If you have perused crypto Twitter over recent months, you have probably noticed a trend: Bitcoin is being seen by investors and analysts — both on Wall Street and on Main Street — as a potential safe haven in the ongoing trade war.
In fact, an analysis by Quant Fiction (the nom de Twitter of GM engineer and hobbyist data scientist Brian Blandin) found that institutional investors have increased the frequency of their tweets about Bitcoin. He found that Twitter users identifying as being a “portfolio, fund, asset, or wealth managers” are mentioning both “Bitcoin” and “risk-off”/”safe haven” twice as much as they were at the start of the year, based on a sample of 171 individuals with an average follower count of 55,217.
Gold, Not Bitcoin
According to a prominent financial analyst, however, it isn’t Bitcoin that safe haven-seeking investors should be focusing on, it should be gold.
Speaking to commodities-centric news outlet Kitco in a recent interview, GAMCO Investors analyst Chris Mancini remarked that gold is still the “ultimate play”, not its (purported) competitor in BTC. Mancini specifically remarked:
Countries are setting up exchanges, and the Chinese government and the Russian government are buying gold, they’re not buying bitcoin. That’s the ultimate play, that’s the ultimate currency. That’s what governments are going to tie their currencies to, if and when something bad is going to happen from an inflationary perspective.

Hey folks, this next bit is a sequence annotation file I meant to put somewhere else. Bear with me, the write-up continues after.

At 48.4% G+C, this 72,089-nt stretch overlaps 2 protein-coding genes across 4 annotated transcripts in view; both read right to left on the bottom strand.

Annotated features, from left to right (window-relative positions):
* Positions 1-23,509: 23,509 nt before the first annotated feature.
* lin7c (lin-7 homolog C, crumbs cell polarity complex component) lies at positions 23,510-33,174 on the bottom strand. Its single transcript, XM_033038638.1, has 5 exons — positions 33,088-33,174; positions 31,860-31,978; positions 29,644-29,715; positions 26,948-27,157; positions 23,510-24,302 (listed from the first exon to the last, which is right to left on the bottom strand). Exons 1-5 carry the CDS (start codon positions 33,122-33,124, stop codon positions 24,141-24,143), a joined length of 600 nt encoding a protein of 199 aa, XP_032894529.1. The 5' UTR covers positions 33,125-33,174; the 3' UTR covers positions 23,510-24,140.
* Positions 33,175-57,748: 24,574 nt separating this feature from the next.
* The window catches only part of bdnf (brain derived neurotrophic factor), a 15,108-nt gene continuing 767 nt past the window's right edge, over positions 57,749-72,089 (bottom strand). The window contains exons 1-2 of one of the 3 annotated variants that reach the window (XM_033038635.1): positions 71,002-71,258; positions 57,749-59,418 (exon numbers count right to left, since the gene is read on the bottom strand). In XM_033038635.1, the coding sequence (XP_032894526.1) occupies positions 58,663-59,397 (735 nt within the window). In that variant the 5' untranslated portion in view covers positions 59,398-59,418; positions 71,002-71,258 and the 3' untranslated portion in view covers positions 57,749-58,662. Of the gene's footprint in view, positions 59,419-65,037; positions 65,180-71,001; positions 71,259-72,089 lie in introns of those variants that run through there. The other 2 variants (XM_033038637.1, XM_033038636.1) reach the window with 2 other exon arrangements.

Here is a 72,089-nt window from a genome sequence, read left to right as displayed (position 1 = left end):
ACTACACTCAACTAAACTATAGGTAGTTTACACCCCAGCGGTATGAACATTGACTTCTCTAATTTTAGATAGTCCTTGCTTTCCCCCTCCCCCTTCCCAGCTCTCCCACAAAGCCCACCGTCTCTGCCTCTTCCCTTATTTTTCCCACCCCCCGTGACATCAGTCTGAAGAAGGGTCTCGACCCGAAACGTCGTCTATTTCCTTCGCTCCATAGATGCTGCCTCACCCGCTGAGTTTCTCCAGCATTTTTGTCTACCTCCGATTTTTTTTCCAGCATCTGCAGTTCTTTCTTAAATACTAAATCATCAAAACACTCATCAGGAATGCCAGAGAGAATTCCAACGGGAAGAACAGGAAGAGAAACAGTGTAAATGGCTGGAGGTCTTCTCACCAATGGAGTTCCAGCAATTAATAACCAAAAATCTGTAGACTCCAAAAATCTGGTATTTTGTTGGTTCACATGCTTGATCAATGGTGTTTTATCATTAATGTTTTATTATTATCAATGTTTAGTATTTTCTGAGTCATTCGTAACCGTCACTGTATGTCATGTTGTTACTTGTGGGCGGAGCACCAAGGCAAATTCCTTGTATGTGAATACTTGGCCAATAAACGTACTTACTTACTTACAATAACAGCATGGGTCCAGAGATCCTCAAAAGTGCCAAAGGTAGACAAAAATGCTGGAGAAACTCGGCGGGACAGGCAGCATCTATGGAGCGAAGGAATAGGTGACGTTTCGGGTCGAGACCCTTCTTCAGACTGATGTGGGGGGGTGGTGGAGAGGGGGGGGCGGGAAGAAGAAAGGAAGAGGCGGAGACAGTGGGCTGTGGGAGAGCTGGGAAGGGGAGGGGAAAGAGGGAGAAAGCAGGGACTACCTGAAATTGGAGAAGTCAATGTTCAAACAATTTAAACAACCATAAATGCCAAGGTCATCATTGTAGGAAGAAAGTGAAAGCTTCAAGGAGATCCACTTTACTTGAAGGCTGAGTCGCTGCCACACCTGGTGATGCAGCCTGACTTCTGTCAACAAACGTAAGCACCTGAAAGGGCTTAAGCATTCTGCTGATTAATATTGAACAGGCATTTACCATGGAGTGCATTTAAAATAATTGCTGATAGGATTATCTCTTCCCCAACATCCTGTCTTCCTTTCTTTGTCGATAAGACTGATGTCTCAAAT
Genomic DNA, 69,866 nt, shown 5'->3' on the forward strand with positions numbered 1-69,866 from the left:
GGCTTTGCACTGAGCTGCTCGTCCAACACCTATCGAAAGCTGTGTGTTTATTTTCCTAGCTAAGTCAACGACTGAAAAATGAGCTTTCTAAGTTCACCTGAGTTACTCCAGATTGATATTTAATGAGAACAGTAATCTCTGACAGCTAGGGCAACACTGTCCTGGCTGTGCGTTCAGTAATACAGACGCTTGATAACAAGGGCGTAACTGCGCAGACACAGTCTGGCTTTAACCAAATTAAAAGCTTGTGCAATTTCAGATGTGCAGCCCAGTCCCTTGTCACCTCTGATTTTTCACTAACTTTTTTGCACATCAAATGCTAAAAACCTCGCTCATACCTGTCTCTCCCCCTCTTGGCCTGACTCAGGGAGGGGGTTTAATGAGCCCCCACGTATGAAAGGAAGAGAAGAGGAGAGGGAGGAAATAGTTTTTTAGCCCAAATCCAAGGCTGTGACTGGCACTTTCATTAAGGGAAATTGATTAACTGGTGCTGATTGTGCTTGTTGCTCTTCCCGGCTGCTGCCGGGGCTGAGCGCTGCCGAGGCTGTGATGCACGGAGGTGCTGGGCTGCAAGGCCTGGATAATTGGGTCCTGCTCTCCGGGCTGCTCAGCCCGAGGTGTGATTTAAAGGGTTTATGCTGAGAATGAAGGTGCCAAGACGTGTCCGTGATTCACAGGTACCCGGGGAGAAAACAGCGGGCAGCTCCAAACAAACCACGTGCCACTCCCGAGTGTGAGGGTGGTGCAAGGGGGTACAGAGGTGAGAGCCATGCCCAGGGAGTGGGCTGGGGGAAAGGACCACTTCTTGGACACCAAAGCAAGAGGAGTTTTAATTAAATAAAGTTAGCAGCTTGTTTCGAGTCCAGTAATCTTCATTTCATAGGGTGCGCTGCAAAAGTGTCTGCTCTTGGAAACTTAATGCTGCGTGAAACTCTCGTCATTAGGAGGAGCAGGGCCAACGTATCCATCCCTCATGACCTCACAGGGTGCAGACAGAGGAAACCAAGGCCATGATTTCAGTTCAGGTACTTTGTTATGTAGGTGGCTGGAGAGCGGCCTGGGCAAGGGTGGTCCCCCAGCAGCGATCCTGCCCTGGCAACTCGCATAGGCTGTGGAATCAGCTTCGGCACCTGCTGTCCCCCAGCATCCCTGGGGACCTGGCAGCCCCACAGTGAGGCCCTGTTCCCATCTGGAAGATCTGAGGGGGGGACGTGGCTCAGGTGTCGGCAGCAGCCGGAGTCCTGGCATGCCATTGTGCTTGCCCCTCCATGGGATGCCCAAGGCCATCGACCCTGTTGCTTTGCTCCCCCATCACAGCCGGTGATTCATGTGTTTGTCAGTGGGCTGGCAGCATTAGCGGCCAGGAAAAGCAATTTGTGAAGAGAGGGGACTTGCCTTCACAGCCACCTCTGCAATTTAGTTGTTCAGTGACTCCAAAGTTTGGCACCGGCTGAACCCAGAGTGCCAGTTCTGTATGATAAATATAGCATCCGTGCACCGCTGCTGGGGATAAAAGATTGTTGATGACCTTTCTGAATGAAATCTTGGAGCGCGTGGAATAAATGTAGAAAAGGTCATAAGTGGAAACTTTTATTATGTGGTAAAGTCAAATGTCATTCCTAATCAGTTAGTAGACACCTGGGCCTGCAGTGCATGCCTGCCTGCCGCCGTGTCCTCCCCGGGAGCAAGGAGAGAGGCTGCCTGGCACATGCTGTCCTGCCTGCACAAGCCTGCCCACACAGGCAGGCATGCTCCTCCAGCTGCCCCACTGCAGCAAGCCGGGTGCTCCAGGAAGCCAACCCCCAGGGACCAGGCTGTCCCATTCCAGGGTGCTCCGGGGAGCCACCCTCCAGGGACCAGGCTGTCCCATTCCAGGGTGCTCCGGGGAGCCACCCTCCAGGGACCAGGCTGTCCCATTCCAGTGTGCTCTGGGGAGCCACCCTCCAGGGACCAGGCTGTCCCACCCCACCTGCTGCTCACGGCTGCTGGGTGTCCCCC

Indeed, there is a fair amount of evidence to suggest that Bitcoin has yet to come into its own as a hedge against economic troubles, geopolitical uncertainty, or corrupt/overreaching governments.
In early August, when both the U.S. and China were exchanging massive trade and tariff blows regarding the trade spat, an odd market trend emerged: Bitcoin and Tether’s USDT, two assets widely used by Chinese investors looking to transact internationally, avoid sanctions, and protect their capital, started to trade at a 1% discount on Chinese-centric OTC desk of Huobi. While 1% doesn’t sound like much, in a market expected to have a heavy premium due to the oft-cited safe haven narrative, any discount should be seen as quite shocking.
Yet, the case for Bitcoin is growing. Due to protests and growing mistrust of local institutions, Hong Kong ATMs have purportedly started to run out of cash due to semi-bank runs. To add strength to that narrative, a recent report from Bloomberg claims that 50% of global banks won’t be able to survive an economic downturn.
Bitcoin, if used correctly, allows one to abstract themselves from the traditional banking system.